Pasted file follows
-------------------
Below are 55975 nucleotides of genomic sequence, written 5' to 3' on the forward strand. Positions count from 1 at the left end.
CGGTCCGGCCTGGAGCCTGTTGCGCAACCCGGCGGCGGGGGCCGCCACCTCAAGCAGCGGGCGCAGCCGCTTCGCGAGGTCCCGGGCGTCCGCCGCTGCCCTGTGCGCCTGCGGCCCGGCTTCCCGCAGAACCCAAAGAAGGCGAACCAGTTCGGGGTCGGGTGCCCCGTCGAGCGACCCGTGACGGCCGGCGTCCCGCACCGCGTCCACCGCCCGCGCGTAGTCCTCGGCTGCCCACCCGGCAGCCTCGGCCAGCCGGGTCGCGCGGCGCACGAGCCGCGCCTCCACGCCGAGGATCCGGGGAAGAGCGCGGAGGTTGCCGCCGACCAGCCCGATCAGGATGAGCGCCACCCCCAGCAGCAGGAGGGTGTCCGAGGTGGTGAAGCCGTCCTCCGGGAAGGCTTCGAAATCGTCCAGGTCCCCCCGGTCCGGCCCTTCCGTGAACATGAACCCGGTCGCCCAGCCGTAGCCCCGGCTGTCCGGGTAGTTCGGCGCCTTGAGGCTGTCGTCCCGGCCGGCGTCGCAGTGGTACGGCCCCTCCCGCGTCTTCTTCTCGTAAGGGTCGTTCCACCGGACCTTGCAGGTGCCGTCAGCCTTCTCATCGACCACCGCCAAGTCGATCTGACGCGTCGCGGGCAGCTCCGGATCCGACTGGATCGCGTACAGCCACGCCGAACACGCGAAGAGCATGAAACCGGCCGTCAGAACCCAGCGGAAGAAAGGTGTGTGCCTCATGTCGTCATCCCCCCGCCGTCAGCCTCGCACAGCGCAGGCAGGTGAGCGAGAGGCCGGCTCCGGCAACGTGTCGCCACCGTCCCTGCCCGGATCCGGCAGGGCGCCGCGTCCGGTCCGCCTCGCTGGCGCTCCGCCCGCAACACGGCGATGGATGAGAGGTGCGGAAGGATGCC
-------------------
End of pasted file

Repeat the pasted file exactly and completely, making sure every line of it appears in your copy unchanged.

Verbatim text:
Below are 55975 nucleotides of genomic sequence, written 5' to 3' on the forward strand. Positions count from 1 at the left end.
CGGTCCGGCCTGGAGCCTGTTGCGCAACCCGGCGGCGGGGGCCGCCACCTCAAGCAGCGGGCGCAGCCGCTTCGCGAGGTCCCGGGCGTCCGCCGCTGCCCTGTGCGCCTGCGGCCCGGCTTCCCGCAGAACCCAAAGAAGGCGAACCAGTTCGGGGTCGGGTGCCCCGTCGAGCGACCCGTGACGGCCGGCGTCCCGCACCGCGTCCACCGCCCGCGCGTAGTCCTCGGCTGCCCACCCGGCAGCCTCGGCCAGCCGGGTCGCGCGGCGCACGAGCCGCGCCTCCACGCCGAGGATCCGGGGAAGAGCGCGGAGGTTGCCGCCGACCAGCCCGATCAGGATGAGCGCCACCCCCAGCAGCAGGAGGGTGTCCGAGGTGGTGAAGCCGTCCTCCGGGAAGGCTTCGAAATCGTCCAGGTCCCCCCGGTCCGGCCCTTCCGTGAACATGAACCCGGTCGCCCAGCCGTAGCCCCGGCTGTCCGGGTAGTTCGGCGCCTTGAGGCTGTCGTCCCGGCCGGCGTCGCAGTGGTACGGCCCCTCCCGCGTCTTCTTCTCGTAAGGGTCGTTCCACCGGACCTTGCAGGTGCCGTCAGCCTTCTCATCGACCACCGCCAAGTCGATCTGACGCGTCGCGGGCAGCTCCGGATCCGACTGGATCGCGTACAGCCACGCCGAACACGCGAAGAGCATGAAACCGGCCGTCAGAACCCAGCGGAAGAAAGGTGTGTGCCTCATGTCGTCATCCCCCCGCCGTCAGCCTCGCACAGCGCAGGCAGGTGAGCGAGAGGCCGGCTCCGGCAACGTGTCGCCACCGTCCCTGCCCGGATCCGGCAGGGCGCCGCGTCCGGTCCGCCTCGCTGGCGCTCCGCCCGCAACACGGCGATGGATGAGAGGTGCGGAAGGATGCC